Julie Loper, the Mia Maid adviser in the Sunnyside Ward, Yakima Washington Stake, shared this story: “My husband and I concentrated one of our family home evenings on what to do in case of an emergency. Since our children were so young, we felt the most important thing to tell them was to get help as fast as they could. We made up several situations, acted them out, and tested our children to see if they understood.

“Little did we know that the following Wednesday our efforts would pay off. Our daughter, Erin, 15 months old, fell into a four-foot-deep irrigation box that had a great deal of water rushing through it. Three-year-old Ryan was just coming out of the house when he heard her cries.

“All Ryan could see was her fingertips holding onto the cement. He did not take time to investigate further, but immediately called me for help as we had discussed the week before in home evening. Those valuable seconds saved made the difference. I was able to reach her before she was forced down into the pipe which carries water onto other farms.

“Had Ryan waited before going for help, Erin’s strength would have gone before help arrived. If he had attempted to pull her up himself, probably both of them would have fallen in. Ryan said, ‘Family night helped me know what to do.’”

Carol Lyman of the Cedar 13th Ward, Cedar City Utah West Stake, told of an event that occurred when the family went to watch the oldest son, Jason, at the Cub Scout Olympics. Two-year-old Sam had been playing near an irrigation ditch, had slipped, and had fallen into the water. His six-year-old sister, Angela, immediately screamed for her mother, then grabbed her little brother, whose head was still above the water, and pulled him to safety. The rescue saved Sam from being trapped in a covered culvert extending more than 100 yards.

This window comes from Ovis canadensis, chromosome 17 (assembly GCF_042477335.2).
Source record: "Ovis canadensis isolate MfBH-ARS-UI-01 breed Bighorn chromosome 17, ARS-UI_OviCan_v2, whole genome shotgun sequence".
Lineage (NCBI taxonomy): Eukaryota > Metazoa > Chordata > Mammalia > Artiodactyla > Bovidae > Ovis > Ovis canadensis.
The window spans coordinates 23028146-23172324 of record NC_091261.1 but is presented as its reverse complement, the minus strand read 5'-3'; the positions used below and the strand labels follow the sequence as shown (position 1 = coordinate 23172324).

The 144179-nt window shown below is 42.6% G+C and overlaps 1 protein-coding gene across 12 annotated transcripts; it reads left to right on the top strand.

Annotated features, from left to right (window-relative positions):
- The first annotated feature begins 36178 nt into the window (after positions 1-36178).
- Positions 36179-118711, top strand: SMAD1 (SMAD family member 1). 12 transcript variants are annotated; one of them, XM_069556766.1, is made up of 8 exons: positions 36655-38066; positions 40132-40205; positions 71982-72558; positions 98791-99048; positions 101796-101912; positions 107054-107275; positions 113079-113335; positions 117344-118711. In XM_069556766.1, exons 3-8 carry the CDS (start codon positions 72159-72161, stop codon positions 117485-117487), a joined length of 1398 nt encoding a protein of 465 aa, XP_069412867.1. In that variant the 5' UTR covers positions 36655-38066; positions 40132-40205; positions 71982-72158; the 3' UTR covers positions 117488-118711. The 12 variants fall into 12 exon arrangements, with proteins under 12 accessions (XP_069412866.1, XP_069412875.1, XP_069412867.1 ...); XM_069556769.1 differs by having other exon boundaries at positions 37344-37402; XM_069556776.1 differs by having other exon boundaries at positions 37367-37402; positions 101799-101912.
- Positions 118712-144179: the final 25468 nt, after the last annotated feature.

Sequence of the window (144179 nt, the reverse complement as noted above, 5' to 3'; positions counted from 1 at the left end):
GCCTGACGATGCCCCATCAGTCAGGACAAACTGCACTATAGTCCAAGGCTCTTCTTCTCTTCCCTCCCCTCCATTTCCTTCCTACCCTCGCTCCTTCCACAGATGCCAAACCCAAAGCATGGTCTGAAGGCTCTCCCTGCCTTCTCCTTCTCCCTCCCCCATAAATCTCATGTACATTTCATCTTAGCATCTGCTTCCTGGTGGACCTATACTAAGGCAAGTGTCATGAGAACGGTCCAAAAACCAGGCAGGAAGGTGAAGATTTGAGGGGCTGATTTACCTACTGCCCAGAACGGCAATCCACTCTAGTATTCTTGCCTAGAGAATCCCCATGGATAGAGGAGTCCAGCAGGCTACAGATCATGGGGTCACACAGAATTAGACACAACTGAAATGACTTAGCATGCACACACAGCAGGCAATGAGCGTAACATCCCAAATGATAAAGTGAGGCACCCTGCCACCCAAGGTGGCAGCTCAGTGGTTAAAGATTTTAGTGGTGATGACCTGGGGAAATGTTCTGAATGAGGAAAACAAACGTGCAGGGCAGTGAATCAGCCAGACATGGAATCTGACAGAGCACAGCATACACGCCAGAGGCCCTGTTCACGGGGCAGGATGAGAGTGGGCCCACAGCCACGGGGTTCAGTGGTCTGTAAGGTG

Mike Strong, who was 14 at the time, received a plaque from the Veterans of Foreign Wars for saving the life of his infant sister, Danielle. The eight-month-old girl stopped breathing as her mother held her in her arms. The little girl had a soaring fever.

“It really scared me because I thought she was dead,” Mike said. “But the first thing that came to my mind was, ‘Do as you were taught in school.’” He took Danielle from his frightened mother’s grasp and gave her mouth-to-mouth resuscitation. Paramedics later said Danielle’s body temperature had reached 106 degrees Fahrenheit as a result of viral bronchitis, and that although she might have started breathing again on her own without help, Mike’s quick action had likely prevented brain damage.

Mike is a member of the El Cajon 5th Ward, El Cajon California Stake.

Another Latter-day Saint in the same stake, Richard G. Murray of the First Ward, was honored with a similar plaque from the same organization for saving the life of an automobile accident victim. When his family heard a noise behind the house, they rushed outside to find a car upside down and filling with water in a drainage ditch. Brother Murray scaled a six-foot fence and slid down the embankment to rescue a woman caught in her seat belt. Moments more and the woman might have drowned. Sister Murray tied a garden hose to the fence and threw it down to help both victim and rescuer climb up the slope to safety.

And Sister Catherine A. Price of the Ammon Fourth Ward, Ammon Idaho Stake, reported that her husband, the Varsity Scouting coach for the ward, saved the life of a small girl at a baseball game. The girl had fallen backward, hitting her head and swallowing her tongue. Brother Price, a hospital corpsman at that time, said that after resuscitation attempts, the girl began to breathe and cry. “I kept praying that the Lord would help him to help her,” Sister Price said. Brother Price went with the girl to the hospital to make sure no further injuries had occurred.

Westward Bound

Dee Dee Floyd of Camden, Arkansas, was selected as one of 40 Girl Scouts in the nation to attend a “Ho! West We Go!” event held in Wyoming. The girls participated in camping, horseback riding, and fishing during their stay. They also learned about the archaeology and ecology of the area.

Dee Dee is a Beehive in the Camden Branch, Arkansas Little Rock Mission.

Formal Dining

The older members of the Farr West Third Ward, Plain City Utah Stake, were invited to an evening of formal dining and dancing hosted by the ward’s Young Men and Young Women.

The young people, dressed in their best, picked up their special guests in chauffeur-driven cars. They served dinner, provided a photographer to record the event, and led a sing-along.

The young hosts had earned the money to hold the dinner by sponsoring a spook alley during the week preceding Halloween.

A Footnote for the Super Seeker